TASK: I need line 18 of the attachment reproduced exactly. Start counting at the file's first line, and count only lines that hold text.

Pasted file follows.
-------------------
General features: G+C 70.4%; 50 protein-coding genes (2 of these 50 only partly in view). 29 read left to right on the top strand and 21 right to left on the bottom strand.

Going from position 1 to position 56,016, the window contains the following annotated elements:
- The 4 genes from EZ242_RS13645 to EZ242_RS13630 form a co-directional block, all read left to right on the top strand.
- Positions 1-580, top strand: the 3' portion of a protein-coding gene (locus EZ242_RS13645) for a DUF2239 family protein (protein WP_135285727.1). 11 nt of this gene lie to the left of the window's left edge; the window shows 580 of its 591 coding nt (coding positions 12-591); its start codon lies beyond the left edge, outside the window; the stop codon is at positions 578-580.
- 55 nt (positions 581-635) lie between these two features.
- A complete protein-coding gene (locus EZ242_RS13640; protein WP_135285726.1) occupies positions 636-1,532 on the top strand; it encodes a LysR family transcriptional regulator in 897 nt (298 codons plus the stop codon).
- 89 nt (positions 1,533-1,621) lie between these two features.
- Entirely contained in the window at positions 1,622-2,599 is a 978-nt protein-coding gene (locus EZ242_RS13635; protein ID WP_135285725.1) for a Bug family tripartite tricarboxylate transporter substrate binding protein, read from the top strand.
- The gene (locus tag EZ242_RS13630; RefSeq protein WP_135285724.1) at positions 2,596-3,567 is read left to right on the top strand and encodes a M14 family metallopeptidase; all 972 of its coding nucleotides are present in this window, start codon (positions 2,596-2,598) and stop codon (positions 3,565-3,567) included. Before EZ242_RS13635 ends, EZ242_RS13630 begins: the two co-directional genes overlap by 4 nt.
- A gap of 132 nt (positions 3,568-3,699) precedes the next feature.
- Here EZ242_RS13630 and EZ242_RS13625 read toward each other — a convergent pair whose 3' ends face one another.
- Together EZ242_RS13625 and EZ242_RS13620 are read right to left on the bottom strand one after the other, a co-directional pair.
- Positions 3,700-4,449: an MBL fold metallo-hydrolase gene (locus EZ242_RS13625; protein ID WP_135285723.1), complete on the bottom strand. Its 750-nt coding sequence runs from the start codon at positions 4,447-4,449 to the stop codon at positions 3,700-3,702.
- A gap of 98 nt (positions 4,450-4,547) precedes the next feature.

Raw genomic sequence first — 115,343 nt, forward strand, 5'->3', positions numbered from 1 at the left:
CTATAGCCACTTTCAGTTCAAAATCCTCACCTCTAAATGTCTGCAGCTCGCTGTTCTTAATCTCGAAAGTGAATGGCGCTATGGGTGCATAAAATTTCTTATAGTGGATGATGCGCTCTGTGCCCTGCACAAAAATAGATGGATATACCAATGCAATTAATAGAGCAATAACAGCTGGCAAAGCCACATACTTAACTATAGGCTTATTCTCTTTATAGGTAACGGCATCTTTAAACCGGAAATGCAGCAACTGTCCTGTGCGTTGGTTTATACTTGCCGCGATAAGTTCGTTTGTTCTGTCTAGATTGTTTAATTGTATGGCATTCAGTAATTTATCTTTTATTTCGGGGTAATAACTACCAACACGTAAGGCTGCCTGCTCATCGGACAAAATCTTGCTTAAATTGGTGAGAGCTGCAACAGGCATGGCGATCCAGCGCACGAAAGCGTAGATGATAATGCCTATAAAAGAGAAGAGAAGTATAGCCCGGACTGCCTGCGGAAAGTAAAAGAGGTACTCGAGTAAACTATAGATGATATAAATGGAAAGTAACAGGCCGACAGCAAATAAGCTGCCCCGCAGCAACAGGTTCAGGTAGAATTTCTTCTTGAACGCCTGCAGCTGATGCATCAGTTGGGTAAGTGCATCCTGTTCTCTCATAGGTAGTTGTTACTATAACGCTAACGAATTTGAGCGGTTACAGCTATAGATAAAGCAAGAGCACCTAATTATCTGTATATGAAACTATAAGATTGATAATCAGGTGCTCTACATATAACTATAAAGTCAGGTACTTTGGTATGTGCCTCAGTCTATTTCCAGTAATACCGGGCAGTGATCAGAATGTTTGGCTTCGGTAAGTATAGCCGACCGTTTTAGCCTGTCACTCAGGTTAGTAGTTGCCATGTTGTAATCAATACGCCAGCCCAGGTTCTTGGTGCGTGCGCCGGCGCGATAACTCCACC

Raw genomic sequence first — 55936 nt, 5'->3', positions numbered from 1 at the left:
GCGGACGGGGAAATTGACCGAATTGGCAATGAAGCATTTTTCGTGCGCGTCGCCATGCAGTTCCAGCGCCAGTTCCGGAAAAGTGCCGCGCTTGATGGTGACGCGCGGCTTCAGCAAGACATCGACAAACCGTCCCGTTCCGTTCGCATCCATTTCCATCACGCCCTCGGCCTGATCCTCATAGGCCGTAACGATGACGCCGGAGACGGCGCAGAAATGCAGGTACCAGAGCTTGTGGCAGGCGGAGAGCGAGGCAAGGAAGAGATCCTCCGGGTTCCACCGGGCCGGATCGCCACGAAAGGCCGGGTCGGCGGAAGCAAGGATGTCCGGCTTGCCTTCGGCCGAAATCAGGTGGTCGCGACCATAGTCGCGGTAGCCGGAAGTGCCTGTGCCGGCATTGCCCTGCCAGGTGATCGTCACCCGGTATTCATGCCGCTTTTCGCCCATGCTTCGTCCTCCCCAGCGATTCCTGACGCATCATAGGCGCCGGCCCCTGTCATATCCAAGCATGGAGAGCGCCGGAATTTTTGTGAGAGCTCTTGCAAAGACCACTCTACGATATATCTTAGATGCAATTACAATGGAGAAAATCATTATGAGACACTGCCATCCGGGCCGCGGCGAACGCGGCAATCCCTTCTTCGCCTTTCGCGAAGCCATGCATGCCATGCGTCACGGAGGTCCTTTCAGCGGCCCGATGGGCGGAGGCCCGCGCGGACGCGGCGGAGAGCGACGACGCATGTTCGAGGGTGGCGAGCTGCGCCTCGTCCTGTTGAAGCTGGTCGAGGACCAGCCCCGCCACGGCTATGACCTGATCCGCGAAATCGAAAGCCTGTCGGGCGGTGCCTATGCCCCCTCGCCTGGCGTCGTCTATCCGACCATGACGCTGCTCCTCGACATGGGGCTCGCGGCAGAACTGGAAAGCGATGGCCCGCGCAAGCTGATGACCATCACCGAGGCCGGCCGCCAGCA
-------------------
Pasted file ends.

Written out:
GCGGACGGGGAAATTGACCGAATTGGCAATGAAGCATTTTTCGTGCGCGTCGCCATGCAGTTCCAGCGCCAGTTCCGGAAAAGTGCCGCGCTTGATGGTGACGCGCGGCTTCAGCAAGACATCGACAAACCGTCCCGTTCCGTTCGCATCCATTTCCATCACGCCCTCGGCCTGATCCTCATAGGCCGTAACGATGACGCCGGAGACGGCGCAGAAATGCAGGTACCAGAGCTTGTGGCAGGCGGAGAGCGAGGCAAGGAAGAGATCCTCCGGGTTCCACCGGGCCGGATCGCCACGAAAGGCCGGGTCGGCGGAAGCAAGGATGTCCGGCTTGCCTTCGGCCGAAATCAGGTGGTCGCGACCATAGTCGCGGTAGCCGGAAGTGCCTGTGCCGGCATTGCCCTGCCAGGTGATCGTCACCCGGTATTCATGCCGCTTTTCGCCCATGCTTCGTCCTCCCCAGCGATTCCTGACGCATCATAGGCGCCGGCCCCTGTCATATCCAAGCATGGAGAGCGCCGGAATTTTTGTGAGAGCTCTTGCAAAGACCACTCTACGATATATCTTAGATGCAATTACAATGGAGAAAATCATTATGAGACACTGCCATCCGGGCCGCGGCGAACGCGGCAATCCCTTCTTCGCCTTTCGCGAAGCCATGCATGCCATGCGTCACGGAGGTCCTTTCAGCGGCCCGATGGGCGGAGGCCCGCGCGGACGCGGCGGAGAGCGACGACGCATGTTCGAGGGTGGCGAGCTGCGCCTCGTCCTGTTGAAGCTGGTCGAGGACCAGCCCCGCCACGGCTATGACCTGATCCGCGAAATCGAAAGCCTGTCGGGCGGTGCCTATGCCCCCTCGCCTGGCGTCGTCTATCCGACCATGACGCTGCTCCTCGACATGGGGCTCGCGGCAGAACTGGAAAGCGATGGCCCGCGCAAGCTGATGACCATCACCGAGGCCGGCCGCCAGCA